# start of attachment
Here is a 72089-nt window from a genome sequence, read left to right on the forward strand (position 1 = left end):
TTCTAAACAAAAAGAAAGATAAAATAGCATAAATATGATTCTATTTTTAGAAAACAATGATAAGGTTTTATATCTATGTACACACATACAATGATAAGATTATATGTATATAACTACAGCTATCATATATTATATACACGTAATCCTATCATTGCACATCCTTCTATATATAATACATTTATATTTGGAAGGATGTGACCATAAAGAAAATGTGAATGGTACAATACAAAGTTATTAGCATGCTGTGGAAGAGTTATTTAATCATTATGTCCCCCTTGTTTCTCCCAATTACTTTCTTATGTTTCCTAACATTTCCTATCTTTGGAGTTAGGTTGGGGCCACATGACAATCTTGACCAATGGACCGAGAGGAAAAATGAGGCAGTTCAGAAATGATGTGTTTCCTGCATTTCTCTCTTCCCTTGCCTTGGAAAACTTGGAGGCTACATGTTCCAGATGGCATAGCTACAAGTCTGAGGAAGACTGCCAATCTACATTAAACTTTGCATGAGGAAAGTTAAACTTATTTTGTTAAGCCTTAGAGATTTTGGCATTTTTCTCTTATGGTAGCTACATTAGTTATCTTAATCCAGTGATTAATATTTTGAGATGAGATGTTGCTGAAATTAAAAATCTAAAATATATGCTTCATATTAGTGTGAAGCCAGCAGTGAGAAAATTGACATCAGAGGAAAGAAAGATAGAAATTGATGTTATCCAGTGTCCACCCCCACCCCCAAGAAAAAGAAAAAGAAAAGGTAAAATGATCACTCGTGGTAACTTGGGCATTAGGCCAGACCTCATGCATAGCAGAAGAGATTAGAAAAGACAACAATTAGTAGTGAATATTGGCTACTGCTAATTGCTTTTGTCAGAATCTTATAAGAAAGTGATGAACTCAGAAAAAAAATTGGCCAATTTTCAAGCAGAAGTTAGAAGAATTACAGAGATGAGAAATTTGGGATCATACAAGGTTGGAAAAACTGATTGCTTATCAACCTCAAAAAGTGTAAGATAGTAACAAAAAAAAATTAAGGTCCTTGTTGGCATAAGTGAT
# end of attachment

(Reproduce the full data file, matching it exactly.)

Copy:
Here is a 72089-nt window from a genome sequence, read left to right on the forward strand (position 1 = left end):
TTCTAAACAAAAAGAAAGATAAAATAGCATAAATATGATTCTATTTTTAGAAAACAATGATAAGGTTTTATATCTATGTACACACATACAATGATAAGATTATATGTATATAACTACAGCTATCATATATTATATACACGTAATCCTATCATTGCACATCCTTCTATATATAATACATTTATATTTGGAAGGATGTGACCATAAAGAAAATGTGAATGGTACAATACAAAGTTATTAGCATGCTGTGGAAGAGTTATTTAATCATTATGTCCCCCTTGTTTCTCCCAATTACTTTCTTATGTTTCCTAACATTTCCTATCTTTGGAGTTAGGTTGGGGCCACATGACAATCTTGACCAATGGACCGAGAGGAAAAATGAGGCAGTTCAGAAATGATGTGTTTCCTGCATTTCTCTCTTCCCTTGCCTTGGAAAACTTGGAGGCTACATGTTCCAGATGGCATAGCTACAAGTCTGAGGAAGACTGCCAATCTACATTAAACTTTGCATGAGGAAAGTTAAACTTATTTTGTTAAGCCTTAGAGATTTTGGCATTTTTCTCTTATGGTAGCTACATTAGTTATCTTAATCCAGTGATTAATATTTTGAGATGAGATGTTGCTGAAATTAAAAATCTAAAATATATGCTTCATATTAGTGTGAAGCCAGCAGTGAGAAAATTGACATCAGAGGAAAGAAAGATAGAAATTGATGTTATCCAGTGTCCACCCCCACCCCCAAGAAAAAGAAAAAGAAAAGGTAAAATGATCACTCGTGGTAACTTGGGCATTAGGCCAGACCTCATGCATAGCAGAAGAGATTAGAAAAGACAACAATTAGTAGTGAATATTGGCTACTGCTAATTGCTTTTGTCAGAATCTTATAAGAAAGTGATGAACTCAGAAAAAAAATTGGCCAATTTTCAAGCAGAAGTTAGAAGAATTACAGAGATGAGAAATTTGGGATCATACAAGGTTGGAAAAACTGATTGCTTATCAACCTCAAAAAGTGTAAGATAGTAACAAAAAAAAATTAAGGTCCTTGTTGGCATAAGTGAT